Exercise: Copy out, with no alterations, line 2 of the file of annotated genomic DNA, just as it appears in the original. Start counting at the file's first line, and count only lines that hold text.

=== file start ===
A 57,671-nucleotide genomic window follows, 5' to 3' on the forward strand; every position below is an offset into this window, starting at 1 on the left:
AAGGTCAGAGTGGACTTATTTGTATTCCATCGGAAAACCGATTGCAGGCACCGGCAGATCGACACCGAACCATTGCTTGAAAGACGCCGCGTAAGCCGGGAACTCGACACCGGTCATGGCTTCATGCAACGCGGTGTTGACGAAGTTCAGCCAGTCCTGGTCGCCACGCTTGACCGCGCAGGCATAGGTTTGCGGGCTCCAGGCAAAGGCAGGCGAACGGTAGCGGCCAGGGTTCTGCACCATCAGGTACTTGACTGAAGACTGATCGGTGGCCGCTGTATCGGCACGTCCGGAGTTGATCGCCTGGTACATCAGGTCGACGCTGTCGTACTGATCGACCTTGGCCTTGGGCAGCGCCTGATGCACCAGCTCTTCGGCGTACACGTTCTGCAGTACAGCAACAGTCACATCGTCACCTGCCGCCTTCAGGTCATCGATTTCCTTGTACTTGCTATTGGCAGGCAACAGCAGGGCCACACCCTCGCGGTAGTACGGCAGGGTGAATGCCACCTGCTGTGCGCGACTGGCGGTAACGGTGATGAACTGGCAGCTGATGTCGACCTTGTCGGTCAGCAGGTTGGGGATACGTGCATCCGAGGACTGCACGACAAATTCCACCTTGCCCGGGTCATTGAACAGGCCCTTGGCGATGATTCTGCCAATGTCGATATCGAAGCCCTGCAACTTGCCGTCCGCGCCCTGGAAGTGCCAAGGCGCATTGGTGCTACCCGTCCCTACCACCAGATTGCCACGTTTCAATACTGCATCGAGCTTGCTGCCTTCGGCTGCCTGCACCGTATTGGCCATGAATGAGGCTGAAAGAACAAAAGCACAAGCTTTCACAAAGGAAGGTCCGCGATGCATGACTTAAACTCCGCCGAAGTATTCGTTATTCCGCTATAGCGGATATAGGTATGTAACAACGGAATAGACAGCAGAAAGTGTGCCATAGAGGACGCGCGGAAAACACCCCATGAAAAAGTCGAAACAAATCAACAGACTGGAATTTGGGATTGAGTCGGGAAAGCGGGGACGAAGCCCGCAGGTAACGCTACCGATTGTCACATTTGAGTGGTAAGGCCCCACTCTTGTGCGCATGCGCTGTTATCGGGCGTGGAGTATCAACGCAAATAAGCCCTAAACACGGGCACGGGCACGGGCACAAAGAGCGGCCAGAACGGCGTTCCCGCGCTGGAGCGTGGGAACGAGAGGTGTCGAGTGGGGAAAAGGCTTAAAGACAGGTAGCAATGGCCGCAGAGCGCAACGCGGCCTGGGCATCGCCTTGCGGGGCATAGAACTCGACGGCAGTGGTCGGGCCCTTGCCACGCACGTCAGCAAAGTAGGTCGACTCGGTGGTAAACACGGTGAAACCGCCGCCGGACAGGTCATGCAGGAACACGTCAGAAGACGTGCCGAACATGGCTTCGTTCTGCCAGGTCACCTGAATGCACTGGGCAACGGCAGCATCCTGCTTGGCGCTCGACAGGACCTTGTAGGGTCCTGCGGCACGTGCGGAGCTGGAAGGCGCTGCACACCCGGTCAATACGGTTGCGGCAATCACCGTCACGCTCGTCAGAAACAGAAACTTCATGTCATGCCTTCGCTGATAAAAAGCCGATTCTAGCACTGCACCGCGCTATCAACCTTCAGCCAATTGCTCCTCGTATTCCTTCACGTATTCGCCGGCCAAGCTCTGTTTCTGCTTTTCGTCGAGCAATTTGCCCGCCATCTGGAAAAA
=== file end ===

AAGGTCAGAGTGGACTTATTTGTATTCCATCGGAAAACCGATTGCAGGCACCGGCAGATCGACACCGAACCATTGCTTGAAAGACGCCGCGTAAGCCGGGAACTCGACACCGGTCATGGCTTCATGCAACGCGGTGTTGACGAAGTTCAGCCAGTCCTGGTCGCCACGCTTGACCGCGCAGGCATAGGTTTGCGGGCTCCAGGCAAAGGCAGGCGAACGGTAGCGGCCAGGGTTCTGCACCATCAGGTACTTGACTGAAGACTGATCGGTGGCCGCTGTATCGGCACGTCCGGAGTTGATCGCCTGGTACATCAGGTCGACGCTGTCGTACTGATCGACCTTGGCCTTGGGCAGCGCCTGATGCACCAGCTCTTCGGCGTACACGTTCTGCAGTACAGCAACAGTCACATCGTCACCTGCCGCCTTCAGGTCATCGATTTCCTTGTACTTGCTATTGGCAGGCAACAGCAGGGCCACACCCTCGCGGTAGTACGGCAGGGTGAATGCCACCTGCTGTGCGCGACTGGCGGTAACGGTGATGAACTGGCAGCTGATGTCGACCTTGTCGGTCAGCAGGTTGGGGATACGTGCATCCGAGGACTGCACGACAAATTCCACCTTGCCCGGGTCATTGAACAGGCCCTTGGCGATGATTCTGCCAATGTCGATATCGAAGCCCTGCAACTTGCCGTCCGCGCCCTGGAAGTGCCAAGGCGCATTGGTGCTACCCGTCCCTACCACCAGATTGCCACGTTTCAATACTGCATCGAGCTTGCTGCCTTCGGCTGCCTGCACCGTATTGGCCATGAATGAGGCTGAAAGAACAAAAGCACAAGCTTTCACAAAGGAAGGTCCGCGATGCATGACTTAAACTCCGCCGAAGTATTCGTTATTCCGCTATAGCGGATATAGGTATGTAACAACGGAATAGACAGCAGAAAGTGTGCCATAGAGGACGCGCGGAAAACACCCCATGAAAAAGTCGAAACAAATCAACAGACTGGAATTTGGGATTGAGTCGGGAAAGCGGGGACGAAGCCCGCAGGTAACGCTACCGATTGTCACATTTGAGTGGTAAGGCCCCACTCTTGTGCGCATGCGCTGTTATCGGGCGTGGAGTATCAACGCAAATAAGCCCTAAACACGGGCACGGGCACGGGCACAAAGAGCGGCCAGAACGGCGTTCCCGCGCTGGAGCGTGGGAACGAGAGGTGTCGAGTGGGGAAAAGGCTTAAAGACAGGTAGCAATGGCCGCAGAGCGCAACGCGGCCTGGGCATCGCCTTGCGGGGCATAGAACTCGACGGCAGTGGTCGGGCCCTTGCCACGCACGTCAGCAAAGTAGGTCGACTCGGTGGTAAACACGGTGAAACCGCCGCCGGACAGGTCATGCAGGAACACGTCAGAAGACGTGCCGAACATGGCTTCGTTCTGCCAGGTCACCTGAATGCACTGGGCAACGGCAGCATCCTGCTTGGCGCTCGACAGGACCTTGTAGGGTCCTGCGGCACGTGCGGAGCTGGAAGGCGCTGCACACCCGGTCAATACGGTTGCGGCAATCACCGTCACGCTCGTCAGAAACAGAAACTTCATGTCATGCCTTCGCTGATAAAAAGCCGATTCTAGCACTGCACCGCGCTATCAACCTTCAGCCAATTGCTCCTCGTATTCCTTCACGTATTCGCCGGCCAAGCTCTGTTTCTGCTTTTCGTCGAGCAATTTGCCCGCCATCTGGAAAAA